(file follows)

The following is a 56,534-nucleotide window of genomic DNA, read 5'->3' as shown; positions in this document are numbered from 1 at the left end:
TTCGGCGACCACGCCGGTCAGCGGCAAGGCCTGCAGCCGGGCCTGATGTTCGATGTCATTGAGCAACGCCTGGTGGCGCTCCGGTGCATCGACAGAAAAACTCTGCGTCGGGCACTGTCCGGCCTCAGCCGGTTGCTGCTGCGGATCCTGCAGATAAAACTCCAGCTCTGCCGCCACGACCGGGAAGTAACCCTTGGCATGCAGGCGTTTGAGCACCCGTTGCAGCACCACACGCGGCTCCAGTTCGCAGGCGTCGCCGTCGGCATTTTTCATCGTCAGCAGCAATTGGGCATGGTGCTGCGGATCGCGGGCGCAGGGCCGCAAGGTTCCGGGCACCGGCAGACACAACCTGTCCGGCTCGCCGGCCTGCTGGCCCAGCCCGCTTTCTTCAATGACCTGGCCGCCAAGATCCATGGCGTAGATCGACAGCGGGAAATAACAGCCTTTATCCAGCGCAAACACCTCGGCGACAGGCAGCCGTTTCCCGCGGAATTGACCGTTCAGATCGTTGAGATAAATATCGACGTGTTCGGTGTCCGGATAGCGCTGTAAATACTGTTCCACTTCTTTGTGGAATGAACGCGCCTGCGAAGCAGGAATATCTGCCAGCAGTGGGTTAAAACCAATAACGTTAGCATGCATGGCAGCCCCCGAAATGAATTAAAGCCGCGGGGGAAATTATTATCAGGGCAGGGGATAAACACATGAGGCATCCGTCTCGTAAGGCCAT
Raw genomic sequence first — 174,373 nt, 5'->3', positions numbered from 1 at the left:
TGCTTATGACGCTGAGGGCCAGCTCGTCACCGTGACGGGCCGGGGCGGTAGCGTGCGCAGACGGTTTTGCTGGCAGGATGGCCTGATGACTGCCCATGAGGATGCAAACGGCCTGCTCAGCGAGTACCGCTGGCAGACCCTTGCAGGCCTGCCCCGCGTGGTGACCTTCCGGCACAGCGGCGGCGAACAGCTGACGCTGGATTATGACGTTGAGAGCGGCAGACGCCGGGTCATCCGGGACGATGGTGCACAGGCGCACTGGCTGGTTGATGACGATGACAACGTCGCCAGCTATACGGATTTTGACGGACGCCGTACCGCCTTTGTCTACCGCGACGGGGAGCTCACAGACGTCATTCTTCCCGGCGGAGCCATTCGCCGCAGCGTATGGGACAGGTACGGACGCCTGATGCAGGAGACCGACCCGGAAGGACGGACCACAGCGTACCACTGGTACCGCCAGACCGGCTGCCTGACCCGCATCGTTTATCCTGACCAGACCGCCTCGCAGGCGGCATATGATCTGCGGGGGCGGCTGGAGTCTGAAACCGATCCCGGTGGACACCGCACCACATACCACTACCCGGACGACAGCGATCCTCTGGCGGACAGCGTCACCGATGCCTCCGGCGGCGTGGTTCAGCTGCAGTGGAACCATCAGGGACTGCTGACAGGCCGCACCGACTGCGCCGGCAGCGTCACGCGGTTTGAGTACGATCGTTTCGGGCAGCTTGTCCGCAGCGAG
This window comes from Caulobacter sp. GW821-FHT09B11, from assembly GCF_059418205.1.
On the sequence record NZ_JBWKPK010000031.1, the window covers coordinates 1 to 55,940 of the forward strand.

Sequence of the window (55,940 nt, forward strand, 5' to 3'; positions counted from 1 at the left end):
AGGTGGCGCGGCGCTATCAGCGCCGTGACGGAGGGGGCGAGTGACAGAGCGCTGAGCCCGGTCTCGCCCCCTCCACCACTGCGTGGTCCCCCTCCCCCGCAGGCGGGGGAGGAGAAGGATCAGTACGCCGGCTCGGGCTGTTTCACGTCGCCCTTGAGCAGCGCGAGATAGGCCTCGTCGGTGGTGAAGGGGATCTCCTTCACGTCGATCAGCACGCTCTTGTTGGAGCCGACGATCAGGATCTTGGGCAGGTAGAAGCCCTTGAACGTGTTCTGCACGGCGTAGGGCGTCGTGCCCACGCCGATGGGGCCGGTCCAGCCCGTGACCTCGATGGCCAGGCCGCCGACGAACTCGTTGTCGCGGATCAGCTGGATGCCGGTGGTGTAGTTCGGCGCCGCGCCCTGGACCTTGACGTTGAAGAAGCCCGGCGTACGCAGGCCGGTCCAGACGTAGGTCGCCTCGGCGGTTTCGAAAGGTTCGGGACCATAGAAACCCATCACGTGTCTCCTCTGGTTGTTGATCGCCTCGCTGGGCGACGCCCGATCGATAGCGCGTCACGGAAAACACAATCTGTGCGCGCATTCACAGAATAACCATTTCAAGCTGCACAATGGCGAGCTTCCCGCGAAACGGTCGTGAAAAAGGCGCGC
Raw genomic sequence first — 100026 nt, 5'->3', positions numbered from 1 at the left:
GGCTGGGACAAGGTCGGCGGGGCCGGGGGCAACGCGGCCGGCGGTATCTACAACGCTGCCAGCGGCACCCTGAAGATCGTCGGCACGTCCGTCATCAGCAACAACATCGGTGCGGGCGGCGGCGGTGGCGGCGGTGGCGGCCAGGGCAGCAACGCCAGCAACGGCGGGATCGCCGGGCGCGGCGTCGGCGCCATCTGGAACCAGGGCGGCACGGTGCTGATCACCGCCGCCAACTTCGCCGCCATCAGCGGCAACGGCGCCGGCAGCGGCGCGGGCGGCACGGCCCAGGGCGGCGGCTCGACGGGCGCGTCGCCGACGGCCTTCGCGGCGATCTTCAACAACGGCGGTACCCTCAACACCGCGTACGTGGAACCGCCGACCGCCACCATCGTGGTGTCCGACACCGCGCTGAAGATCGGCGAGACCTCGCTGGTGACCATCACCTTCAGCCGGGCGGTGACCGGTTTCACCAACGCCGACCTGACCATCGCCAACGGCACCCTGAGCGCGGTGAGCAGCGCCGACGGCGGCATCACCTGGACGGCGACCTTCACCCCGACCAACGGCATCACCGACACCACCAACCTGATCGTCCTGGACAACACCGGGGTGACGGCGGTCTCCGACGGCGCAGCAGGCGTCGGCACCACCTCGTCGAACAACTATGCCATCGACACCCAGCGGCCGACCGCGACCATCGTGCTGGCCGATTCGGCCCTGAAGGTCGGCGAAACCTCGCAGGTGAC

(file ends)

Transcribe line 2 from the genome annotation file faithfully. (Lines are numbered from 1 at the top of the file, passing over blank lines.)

TTCGGCGACCACGCCGGTCAGCGGCAAGGCCTGCAGCCGGGCCTGATGTTCGATGTCATTGAGCAACGCCTGGTGGCGCTCCGGTGCATCGACAGAAAAACTCTGCGTCGGGCACTGTCCGGCCTCAGCCGGTTGCTGCTGCGGATCCTGCAGATAAAACTCCAGCTCTGCCGCCACGACCGGGAAGTAACCCTTGGCATGCAGGCGTTTGAGCACCCGTTGCAGCACCACACGCGGCTCCAGTTCGCAGGCGTCGCCGTCGGCATTTTTCATCGTCAGCAGCAATTGGGCATGGTGCTGCGGATCGCGGGCGCAGGGCCGCAAGGTTCCGGGCACCGGCAGACACAACCTGTCCGGCTCGCCGGCCTGCTGGCCCAGCCCGCTTTCTTCAATGACCTGGCCGCCAAGATCCATGGCGTAGATCGACAGCGGGAAATAACAGCCTTTATCCAGCGCAAACACCTCGGCGACAGGCAGCCGTTTCCCGCGGAATTGACCGTTCAGATCGTTGAGATAAATATCGACGTGTTCGGTGTCCGGATAGCGCTGTAAATACTGTTCCACTTCTTTGTGGAATGAACGCGCCTGCGAAGCAGGAATATCTGCCAGCAGTGGGTTAAAACCAATAACGTTAGCATGCATGGCAGCCCCCGAAATGAATTAAAGCCGCGGGGGAAATTATTATCAGGGCAGGGGATAAACACATGAGGCATCCGTCTCGTAAGGCCAT